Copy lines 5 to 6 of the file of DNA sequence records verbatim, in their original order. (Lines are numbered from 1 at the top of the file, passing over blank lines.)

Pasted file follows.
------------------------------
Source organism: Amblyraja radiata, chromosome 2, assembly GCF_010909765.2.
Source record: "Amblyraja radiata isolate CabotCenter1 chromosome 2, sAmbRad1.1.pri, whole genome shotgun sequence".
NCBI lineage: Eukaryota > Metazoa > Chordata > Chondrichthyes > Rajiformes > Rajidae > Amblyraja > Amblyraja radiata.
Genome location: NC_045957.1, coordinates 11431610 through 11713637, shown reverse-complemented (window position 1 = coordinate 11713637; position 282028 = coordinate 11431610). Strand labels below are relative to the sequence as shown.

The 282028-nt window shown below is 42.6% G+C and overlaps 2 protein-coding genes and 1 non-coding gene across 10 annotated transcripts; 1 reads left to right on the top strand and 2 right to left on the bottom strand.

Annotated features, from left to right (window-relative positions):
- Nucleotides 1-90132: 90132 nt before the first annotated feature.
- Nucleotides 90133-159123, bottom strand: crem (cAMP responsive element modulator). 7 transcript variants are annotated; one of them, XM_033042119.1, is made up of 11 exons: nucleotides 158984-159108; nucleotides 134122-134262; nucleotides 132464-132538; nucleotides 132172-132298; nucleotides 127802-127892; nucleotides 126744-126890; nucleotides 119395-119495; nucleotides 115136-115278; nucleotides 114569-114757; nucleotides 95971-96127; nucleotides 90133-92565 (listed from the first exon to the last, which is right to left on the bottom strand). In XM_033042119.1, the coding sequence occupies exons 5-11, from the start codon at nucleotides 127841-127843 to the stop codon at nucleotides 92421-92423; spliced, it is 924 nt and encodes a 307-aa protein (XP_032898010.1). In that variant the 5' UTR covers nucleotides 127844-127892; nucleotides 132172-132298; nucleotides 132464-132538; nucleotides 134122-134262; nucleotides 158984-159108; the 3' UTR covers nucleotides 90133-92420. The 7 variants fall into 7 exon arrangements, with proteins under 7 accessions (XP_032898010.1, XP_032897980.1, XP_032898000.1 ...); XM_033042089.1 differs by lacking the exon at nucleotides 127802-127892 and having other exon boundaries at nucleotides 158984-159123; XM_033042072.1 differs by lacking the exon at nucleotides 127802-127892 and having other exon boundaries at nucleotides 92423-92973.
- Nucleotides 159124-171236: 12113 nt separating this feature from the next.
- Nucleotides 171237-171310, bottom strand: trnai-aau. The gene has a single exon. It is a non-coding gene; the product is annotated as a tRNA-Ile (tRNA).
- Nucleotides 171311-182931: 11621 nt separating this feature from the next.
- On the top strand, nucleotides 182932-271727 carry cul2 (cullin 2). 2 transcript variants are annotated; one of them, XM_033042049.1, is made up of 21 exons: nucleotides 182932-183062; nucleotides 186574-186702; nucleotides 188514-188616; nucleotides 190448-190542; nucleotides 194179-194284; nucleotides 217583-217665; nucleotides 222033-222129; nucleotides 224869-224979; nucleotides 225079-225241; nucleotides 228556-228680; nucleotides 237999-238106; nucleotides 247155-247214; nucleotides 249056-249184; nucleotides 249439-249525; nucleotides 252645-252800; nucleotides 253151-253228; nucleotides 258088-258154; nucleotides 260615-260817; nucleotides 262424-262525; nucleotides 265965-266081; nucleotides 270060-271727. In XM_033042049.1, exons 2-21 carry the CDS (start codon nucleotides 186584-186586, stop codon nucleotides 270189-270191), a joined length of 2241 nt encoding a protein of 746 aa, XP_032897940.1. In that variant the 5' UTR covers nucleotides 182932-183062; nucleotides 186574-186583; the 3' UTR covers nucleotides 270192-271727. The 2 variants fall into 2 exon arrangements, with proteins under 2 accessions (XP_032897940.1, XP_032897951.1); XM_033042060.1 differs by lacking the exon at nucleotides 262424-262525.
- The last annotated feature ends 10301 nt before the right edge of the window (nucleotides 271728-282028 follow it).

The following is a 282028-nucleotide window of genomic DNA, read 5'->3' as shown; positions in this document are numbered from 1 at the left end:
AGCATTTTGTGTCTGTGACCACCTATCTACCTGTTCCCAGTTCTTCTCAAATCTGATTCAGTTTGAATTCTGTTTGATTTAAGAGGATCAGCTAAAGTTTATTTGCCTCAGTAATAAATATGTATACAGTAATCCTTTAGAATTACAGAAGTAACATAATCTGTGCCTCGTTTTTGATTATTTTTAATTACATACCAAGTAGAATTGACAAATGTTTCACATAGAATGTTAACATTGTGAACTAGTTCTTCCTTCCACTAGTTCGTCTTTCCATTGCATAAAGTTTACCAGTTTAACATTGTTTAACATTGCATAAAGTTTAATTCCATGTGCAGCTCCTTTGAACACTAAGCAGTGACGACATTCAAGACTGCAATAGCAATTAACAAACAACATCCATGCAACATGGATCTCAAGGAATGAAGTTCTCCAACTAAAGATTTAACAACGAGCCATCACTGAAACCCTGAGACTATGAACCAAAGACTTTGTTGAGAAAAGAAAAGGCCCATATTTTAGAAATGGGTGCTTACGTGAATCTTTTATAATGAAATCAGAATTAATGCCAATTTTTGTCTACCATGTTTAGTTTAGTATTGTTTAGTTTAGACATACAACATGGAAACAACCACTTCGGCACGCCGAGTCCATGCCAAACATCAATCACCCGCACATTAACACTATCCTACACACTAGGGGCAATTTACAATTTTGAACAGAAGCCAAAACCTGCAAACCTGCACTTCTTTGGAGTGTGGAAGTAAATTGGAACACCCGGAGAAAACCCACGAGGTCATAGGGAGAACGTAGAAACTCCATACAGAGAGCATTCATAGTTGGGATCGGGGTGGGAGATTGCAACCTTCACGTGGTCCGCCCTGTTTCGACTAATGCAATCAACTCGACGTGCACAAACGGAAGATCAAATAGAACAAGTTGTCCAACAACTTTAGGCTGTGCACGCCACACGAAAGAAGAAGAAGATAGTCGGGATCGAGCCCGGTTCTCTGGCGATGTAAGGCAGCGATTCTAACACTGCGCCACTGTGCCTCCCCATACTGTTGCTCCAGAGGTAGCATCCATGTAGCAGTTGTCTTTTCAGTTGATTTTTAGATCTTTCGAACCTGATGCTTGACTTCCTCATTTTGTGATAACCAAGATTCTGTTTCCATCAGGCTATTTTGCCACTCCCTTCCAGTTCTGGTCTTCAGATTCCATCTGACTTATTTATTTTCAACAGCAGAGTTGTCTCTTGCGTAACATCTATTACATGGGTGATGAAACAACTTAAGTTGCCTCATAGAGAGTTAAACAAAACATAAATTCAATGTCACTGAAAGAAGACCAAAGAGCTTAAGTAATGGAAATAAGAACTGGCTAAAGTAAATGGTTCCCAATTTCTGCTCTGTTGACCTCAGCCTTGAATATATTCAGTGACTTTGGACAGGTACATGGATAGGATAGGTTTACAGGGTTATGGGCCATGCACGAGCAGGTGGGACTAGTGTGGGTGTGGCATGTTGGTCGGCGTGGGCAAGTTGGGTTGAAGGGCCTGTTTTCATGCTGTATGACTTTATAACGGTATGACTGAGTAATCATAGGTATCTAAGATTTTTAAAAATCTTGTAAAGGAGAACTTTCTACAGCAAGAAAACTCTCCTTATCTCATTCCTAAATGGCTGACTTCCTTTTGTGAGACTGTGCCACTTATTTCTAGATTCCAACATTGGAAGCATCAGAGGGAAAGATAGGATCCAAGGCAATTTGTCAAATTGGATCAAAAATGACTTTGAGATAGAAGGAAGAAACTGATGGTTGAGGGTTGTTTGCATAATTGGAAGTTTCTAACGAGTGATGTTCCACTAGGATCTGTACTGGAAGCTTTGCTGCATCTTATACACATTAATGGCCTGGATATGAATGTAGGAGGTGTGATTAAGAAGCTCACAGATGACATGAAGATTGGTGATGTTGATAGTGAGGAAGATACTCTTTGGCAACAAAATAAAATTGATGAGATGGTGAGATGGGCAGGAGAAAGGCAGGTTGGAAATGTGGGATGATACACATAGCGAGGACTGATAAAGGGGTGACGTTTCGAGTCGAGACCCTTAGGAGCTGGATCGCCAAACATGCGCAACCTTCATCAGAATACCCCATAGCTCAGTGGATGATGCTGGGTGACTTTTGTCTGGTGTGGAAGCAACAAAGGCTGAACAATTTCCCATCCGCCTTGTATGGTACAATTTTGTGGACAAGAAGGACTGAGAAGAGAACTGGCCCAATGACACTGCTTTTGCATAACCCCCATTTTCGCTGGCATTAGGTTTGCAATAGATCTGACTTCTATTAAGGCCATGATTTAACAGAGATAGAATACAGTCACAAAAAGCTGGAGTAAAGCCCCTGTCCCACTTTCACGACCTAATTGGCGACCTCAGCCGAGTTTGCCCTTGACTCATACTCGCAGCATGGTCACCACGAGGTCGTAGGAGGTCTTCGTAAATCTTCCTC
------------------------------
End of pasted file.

The 282028-nt window shown below is 42.6% G+C and overlaps 2 protein-coding genes and 1 non-coding gene across 10 annotated transcripts; 1 reads left to right on the top strand and 2 right to left on the bottom strand.

Annotated features, from left to right (window-relative positions):